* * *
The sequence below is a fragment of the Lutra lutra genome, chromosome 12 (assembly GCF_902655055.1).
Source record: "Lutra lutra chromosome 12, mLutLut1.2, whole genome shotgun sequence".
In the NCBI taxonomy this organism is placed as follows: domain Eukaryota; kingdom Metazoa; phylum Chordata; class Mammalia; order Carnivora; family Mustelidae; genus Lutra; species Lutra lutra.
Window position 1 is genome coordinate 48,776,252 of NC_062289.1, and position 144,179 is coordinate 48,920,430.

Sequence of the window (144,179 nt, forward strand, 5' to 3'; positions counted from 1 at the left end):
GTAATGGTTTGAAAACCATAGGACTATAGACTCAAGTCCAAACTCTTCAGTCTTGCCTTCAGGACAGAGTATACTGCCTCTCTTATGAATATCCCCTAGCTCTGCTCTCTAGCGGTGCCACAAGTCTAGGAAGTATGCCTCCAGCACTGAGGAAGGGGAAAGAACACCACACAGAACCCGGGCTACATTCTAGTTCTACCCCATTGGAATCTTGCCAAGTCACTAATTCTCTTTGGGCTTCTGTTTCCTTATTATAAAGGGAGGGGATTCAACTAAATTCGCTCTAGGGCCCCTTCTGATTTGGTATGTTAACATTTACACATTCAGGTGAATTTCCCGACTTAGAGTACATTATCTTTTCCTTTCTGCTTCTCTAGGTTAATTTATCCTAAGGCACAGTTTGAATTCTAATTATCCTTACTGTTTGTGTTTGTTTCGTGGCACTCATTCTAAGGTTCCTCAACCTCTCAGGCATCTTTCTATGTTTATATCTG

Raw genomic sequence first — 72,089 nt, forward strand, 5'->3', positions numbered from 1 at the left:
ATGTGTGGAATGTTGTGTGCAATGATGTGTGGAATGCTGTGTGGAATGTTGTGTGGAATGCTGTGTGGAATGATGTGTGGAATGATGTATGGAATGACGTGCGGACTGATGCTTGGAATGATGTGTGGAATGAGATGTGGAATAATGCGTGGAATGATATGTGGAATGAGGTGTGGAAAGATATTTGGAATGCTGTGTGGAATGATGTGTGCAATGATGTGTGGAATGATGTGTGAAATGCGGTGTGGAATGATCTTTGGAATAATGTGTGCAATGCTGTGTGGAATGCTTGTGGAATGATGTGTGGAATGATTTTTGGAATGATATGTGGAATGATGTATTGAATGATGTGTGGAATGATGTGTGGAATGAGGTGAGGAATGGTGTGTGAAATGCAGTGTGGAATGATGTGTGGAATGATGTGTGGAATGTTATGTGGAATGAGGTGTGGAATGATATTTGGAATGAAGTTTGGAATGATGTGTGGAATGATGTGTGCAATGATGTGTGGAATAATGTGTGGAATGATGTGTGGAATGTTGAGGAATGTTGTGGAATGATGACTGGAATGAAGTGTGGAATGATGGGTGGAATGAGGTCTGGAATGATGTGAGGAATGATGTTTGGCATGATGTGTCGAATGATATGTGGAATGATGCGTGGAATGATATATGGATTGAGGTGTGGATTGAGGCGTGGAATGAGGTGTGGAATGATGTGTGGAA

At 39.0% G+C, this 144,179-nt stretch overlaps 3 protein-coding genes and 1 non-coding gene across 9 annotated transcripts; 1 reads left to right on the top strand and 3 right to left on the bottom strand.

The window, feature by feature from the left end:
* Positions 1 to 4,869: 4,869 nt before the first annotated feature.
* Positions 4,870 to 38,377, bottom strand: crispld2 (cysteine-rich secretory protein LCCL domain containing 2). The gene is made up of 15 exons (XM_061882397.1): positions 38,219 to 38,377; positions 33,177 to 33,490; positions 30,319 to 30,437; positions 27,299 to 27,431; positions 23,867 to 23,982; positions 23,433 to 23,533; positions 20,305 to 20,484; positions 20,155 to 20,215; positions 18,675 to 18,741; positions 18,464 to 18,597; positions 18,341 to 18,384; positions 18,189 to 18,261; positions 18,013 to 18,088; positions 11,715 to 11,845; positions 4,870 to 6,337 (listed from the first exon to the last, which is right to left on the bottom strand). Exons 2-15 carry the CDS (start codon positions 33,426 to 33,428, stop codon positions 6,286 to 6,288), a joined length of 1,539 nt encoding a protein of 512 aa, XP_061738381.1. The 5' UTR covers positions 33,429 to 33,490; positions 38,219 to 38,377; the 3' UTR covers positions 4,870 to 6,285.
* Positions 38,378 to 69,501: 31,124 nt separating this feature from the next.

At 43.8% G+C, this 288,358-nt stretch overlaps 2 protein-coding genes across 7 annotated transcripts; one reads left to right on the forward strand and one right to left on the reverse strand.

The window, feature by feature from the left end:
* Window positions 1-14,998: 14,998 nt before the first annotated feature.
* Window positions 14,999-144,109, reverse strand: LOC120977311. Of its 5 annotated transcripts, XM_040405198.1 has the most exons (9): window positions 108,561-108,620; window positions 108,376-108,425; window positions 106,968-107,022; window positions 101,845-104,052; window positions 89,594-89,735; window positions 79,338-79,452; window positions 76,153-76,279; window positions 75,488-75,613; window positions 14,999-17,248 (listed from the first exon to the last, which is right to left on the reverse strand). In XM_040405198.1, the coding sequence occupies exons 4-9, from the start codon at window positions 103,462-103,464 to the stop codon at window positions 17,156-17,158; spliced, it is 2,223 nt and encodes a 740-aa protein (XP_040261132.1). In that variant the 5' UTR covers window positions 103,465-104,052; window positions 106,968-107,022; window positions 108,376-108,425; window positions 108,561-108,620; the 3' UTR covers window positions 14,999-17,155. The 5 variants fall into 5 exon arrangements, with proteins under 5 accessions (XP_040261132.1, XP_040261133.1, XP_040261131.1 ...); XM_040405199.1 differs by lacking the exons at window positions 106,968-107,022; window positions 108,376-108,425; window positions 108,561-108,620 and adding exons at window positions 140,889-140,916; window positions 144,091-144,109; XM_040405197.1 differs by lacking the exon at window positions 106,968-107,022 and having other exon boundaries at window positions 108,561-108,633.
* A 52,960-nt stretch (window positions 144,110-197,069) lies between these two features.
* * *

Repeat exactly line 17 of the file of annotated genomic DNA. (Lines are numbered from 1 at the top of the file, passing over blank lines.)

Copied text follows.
* Window positions 14,999-144,109, reverse strand: LOC120977311. Of its 5 annotated transcripts, XM_040405198.1 has the most exons (9): window positions 108,561-108,620; window positions 108,376-108,425; window positions 106,968-107,022; window positions 101,845-104,052; window positions 89,594-89,735; window positions 79,338-79,452; window positions 76,153-76,279; window positions 75,488-75,613; window positions 14,999-17,248 (listed from the first exon to the last, which is right to left on the reverse strand). In XM_040405198.1, the coding sequence occupies exons 4-9, from the start codon at window positions 103,462-103,464 to the stop codon at window positions 17,156-17,158; spliced, it is 2,223 nt and encodes a 740-aa protein (XP_040261132.1). In that variant the 5' UTR covers window positions 103,465-104,052; window positions 106,968-107,022; window positions 108,376-108,425; window positions 108,561-108,620; the 3' UTR covers window positions 14,999-17,155. The 5 variants fall into 5 exon arrangements, with proteins under 5 accessions (XP_040261132.1, XP_040261133.1, XP_040261131.1 ...); XM_040405199.1 differs by lacking the exons at window positions 106,968-107,022; window positions 108,376-108,425; window positions 108,561-108,620 and adding exons at window positions 140,889-140,916; window positions 144,091-144,109; XM_040405197.1 differs by lacking the exon at window positions 106,968-107,022 and having other exon boundaries at window positions 108,561-108,633.